So Many Illegal Dams on Buffalo Bayou

How Big Pipes Block the Flow in Our Streams During Storms

Jan. 17, 2022

In a city full of engineers, surely they would get the engineering right.

But somehow the banks of our bayous and streams are punctured with stormwater drainage pipes that block the flow during storms. Pointing directly across the stream, they shoot a powerful force of rainwater runoff against high flow in the channel. This acts like a dam, stopping our streams from draining, causing water to back up as much as a quarter mile, according to witnesses. It also creates damaging turbulence and erosion and increases flooding.

It’s not like we don’t have a problem with flooding. Authorities are proposing multi-billion-dollar fixes to move more stormwater faster through the pipes and streams that collect rainwater from our roofs and streets and parking lots and send it out to Galveston Bay. These are big fixes like dredging, deepening, and widening 22 miles of Buffalo Bayou from the federal dams in west Houston to downtown. (p. 111) Or building a massive flood tunnel from the dams to the bay. (p. 106) (See also here and here.)

Seems like they might fix the problem drainage pipes first.

Violating City, County, and Federal Regulations

Drainage pipe extending beyond south bank in Buffalo Bayou Park and pointing directly at the opposite bank in violation of regulations. Photo taken Oct. 7, 2020, after major bank repairs by Harris County Flood Control District.

In fact, stormwater pipes (or outfalls) that point directly across the stream are a violation of City of Houston, Harris County Flood Control District, and even Corps of Engineers regulations.

Anything greater than a 60-degree angle to the bank is a violation of those regulations. (See Houston Public Works, Infrastructure Design Manual 2021, pp. 181, 183 and HCFCD Policy, Criteria, Procedure Manual, p. 230.) Actually, the federal requirements are even stricter. The Corps of Engineers requires the Harris County Flood Control District (and thus the City of Houston) to adhere to outfall angles no greater than 45 degrees to the bank. (Regional General Permit SWG-2009-00123, p. 3) The City of Austin, among other places, also requires an angle of 45 degrees or less. (See G.)

These regulations are at least twenty years old, if not older, according to representatives of Houston Public Works.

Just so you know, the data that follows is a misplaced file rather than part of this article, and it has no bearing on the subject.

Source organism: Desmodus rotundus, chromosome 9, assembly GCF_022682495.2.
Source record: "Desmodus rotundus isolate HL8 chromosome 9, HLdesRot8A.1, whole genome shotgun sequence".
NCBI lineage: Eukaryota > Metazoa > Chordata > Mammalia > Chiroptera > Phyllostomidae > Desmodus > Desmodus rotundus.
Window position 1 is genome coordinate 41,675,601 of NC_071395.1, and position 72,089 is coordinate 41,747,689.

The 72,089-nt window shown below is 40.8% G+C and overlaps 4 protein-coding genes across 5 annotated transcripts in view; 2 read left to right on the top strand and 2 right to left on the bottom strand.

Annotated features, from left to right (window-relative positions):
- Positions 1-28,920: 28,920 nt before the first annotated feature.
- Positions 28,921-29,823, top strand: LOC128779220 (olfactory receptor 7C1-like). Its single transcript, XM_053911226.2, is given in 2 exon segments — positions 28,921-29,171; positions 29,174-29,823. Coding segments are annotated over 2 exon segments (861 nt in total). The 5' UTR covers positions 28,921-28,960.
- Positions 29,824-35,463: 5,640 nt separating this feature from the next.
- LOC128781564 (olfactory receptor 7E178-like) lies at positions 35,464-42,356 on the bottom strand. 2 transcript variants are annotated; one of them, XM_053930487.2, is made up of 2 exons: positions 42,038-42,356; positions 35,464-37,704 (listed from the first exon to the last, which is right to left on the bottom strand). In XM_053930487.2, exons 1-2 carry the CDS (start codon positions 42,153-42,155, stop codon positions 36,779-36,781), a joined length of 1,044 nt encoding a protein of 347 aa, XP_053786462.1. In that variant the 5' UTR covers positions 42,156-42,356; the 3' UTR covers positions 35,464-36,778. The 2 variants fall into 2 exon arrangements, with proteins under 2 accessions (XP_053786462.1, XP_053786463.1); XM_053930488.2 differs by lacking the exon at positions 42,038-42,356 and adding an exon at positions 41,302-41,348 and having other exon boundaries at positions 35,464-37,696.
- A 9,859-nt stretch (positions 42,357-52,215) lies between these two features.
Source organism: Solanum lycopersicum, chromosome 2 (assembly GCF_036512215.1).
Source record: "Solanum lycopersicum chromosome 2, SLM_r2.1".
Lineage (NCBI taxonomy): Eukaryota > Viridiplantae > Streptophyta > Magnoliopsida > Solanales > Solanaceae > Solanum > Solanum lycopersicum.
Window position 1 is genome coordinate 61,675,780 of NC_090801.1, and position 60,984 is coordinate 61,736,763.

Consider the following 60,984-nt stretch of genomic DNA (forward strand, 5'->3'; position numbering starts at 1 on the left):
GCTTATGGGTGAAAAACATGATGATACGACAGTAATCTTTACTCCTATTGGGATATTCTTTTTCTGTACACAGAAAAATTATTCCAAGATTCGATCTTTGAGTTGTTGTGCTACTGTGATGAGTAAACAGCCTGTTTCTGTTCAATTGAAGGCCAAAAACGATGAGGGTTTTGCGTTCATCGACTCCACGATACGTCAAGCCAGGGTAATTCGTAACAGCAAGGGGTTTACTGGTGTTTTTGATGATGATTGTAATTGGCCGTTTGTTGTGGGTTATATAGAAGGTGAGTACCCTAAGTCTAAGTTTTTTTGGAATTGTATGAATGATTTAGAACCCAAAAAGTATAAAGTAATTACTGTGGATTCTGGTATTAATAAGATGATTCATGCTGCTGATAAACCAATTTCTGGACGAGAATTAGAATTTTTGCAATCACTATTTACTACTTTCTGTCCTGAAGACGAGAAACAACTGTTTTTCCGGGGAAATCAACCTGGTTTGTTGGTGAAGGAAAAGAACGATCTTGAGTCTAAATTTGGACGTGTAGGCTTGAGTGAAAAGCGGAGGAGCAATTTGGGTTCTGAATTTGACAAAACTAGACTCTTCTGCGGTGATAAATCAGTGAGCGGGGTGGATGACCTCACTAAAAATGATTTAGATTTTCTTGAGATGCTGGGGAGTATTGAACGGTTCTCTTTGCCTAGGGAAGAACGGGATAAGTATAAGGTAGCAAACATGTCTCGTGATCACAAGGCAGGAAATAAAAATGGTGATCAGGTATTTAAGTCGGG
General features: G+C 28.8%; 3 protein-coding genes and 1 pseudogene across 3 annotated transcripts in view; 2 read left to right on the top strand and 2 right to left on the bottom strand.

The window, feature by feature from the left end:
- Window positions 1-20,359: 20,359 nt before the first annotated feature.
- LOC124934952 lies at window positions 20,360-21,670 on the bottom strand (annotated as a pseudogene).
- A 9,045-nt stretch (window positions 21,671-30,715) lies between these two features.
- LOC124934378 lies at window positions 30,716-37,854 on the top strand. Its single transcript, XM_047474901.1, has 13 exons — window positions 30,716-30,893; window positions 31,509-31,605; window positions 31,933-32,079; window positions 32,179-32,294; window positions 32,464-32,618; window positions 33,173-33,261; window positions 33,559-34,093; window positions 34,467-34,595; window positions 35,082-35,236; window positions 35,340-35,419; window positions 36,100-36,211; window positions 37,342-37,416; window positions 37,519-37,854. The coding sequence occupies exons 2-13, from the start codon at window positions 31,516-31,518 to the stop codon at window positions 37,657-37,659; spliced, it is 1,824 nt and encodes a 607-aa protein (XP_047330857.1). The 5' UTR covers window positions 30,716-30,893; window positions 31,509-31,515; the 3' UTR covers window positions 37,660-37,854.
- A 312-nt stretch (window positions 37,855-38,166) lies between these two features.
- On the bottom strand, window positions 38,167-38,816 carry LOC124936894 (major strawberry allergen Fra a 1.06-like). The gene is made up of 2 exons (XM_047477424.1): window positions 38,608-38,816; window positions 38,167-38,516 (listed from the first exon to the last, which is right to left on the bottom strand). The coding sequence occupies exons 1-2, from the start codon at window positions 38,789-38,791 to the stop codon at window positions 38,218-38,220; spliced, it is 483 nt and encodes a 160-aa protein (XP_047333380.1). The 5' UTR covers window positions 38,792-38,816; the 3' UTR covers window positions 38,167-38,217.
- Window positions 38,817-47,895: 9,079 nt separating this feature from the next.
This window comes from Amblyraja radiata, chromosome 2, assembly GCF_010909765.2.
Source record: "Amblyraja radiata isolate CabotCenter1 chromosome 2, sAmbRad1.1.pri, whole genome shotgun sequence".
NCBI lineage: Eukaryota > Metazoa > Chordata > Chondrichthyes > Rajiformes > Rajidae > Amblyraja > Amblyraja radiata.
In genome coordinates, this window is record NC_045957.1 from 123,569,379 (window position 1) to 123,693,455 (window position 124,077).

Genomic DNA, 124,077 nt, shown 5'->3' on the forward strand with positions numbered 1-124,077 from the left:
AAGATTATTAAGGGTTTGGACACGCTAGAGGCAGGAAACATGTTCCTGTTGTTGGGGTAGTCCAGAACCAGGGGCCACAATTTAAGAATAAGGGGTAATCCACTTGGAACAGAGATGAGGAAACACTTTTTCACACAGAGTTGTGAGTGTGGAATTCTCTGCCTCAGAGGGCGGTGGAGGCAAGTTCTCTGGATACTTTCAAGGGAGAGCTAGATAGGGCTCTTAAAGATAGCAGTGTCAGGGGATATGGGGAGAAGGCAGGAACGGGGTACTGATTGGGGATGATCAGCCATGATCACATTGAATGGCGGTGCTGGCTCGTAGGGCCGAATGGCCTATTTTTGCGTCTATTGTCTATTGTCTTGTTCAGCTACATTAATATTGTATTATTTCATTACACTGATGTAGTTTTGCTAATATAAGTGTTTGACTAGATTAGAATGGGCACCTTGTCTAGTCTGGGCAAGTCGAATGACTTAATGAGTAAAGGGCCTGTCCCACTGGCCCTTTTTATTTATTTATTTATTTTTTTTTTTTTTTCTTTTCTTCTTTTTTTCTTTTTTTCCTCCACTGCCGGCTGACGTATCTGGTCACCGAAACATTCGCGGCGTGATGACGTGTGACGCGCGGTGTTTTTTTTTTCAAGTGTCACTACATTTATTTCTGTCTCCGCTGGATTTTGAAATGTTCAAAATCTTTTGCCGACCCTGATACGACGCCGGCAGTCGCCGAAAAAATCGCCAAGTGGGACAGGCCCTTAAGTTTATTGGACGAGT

So how did we get all those stormwater outfalls blocking the flow in the bayous?

An Old Story

We’ve been pointing out this problem for some time. There’s the massive stormwater outfall in Memorial Park’s Old Archery Range, site of the public boat launch west of Loop 610.  It was built in 2012-2013, designed by the engineering firm AECOM to point directly at the opposite bank, despite the outfall angle regulations.

The large stormwater outfall on Jan. 16, 2015, shortly after it was completed on the bank of Buffalo Bayou in Memorial Park’s Old Archery Range south of Woodway. Stormwater shoots directly across the stream, blocking the flow, collecting sediment, and causing erosion. Photo by Bill Heins

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2 thoughts on “So Many Illegal Dams on Buffalo Bayou”

  1. Ethelyn Kuldell says:

    Thank you so much for standing up to these people!!!!!!!!!!!!

  2. Bill Owens says:

    I hate to get personal but we really need to investigate the qualifications of the City and County engineers. For example, the engineer in charge of City flood mitigation is the same guy who signed off on the Barker-Addicks flood-pool debacle that cost people their homes and resulted in millions of dollars lost. He never faced any responsibility for that. The Texas Board of Professional Engineers and Land Surveyors website allows for information about the qualifications of engineers and outstanding complaints. It also allows the public to file complaints. Save Buffalo Bayou should check it out. It is possible that there is incompetence and conflicts of interest in the decision-making process. A big problem with engineering solutions is that they are very narrowly focused and don’t include all the information necessary to develop a sustainable response. It is likely that they are not qualified to be deciding on these projects. There are other professionals that need to have input. Geomorphologists, geologists, soil scientists, and stream ecologists to name a few sources of meaningful input.

    Bill Owens

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